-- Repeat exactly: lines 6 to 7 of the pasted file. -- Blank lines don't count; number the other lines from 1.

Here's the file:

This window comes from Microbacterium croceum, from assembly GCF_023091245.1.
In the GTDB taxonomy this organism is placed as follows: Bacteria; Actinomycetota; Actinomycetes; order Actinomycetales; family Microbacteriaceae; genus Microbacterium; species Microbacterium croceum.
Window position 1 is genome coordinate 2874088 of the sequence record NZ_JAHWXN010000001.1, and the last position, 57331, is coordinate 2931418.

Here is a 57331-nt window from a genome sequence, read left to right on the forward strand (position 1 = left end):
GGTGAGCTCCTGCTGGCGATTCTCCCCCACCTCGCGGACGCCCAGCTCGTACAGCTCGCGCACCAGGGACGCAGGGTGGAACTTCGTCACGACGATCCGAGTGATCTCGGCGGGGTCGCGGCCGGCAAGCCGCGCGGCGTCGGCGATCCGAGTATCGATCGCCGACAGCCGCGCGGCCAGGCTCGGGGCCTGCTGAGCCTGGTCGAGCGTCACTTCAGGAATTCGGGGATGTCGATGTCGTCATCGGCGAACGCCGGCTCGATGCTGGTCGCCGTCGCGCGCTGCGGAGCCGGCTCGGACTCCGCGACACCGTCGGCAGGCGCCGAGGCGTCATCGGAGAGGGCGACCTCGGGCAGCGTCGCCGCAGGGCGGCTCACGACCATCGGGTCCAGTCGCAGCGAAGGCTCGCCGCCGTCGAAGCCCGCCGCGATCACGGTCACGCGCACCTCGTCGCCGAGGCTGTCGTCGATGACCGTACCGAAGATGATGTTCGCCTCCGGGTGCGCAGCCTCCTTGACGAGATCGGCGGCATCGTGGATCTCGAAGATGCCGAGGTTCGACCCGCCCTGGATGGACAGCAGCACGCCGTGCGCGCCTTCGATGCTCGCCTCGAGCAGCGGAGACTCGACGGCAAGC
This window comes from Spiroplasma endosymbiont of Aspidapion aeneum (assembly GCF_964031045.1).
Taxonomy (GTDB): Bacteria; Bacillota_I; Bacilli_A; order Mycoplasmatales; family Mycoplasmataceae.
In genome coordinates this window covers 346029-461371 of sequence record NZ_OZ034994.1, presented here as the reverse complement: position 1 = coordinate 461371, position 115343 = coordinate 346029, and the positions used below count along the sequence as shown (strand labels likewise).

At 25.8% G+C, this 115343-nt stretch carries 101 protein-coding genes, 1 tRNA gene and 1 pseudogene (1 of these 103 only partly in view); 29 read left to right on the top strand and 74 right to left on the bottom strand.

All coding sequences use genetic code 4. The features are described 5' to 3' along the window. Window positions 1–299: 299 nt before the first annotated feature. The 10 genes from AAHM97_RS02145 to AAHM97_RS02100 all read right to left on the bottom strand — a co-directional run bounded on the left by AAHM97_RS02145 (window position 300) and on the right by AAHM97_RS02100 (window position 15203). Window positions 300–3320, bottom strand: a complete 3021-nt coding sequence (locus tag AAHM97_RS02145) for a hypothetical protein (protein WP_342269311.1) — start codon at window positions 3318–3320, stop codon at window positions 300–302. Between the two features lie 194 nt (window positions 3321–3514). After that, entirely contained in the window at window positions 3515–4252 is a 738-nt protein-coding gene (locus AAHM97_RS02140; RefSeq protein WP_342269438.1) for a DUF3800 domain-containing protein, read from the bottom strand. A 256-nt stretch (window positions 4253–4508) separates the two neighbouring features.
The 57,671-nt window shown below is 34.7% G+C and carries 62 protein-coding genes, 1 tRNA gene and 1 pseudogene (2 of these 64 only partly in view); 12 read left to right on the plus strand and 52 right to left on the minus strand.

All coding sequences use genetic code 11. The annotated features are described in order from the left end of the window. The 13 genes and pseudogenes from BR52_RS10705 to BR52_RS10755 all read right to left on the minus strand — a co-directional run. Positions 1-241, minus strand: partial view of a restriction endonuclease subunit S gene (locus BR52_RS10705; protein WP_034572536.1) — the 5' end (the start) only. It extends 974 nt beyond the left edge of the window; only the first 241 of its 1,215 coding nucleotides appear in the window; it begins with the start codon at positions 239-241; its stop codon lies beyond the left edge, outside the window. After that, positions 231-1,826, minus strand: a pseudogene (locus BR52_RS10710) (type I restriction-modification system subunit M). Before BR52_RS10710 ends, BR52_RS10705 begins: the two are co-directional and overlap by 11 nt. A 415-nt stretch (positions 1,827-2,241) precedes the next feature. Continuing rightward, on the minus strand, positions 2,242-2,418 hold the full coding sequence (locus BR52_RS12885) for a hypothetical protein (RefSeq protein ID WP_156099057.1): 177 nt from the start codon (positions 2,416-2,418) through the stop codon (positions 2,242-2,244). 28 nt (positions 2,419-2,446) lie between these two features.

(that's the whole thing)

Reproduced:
This window comes from Spiroplasma endosymbiont of Aspidapion aeneum (assembly GCF_964031045.1).
Taxonomy (GTDB): Bacteria; Bacillota_I; Bacilli_A; order Mycoplasmatales; family Mycoplasmataceae.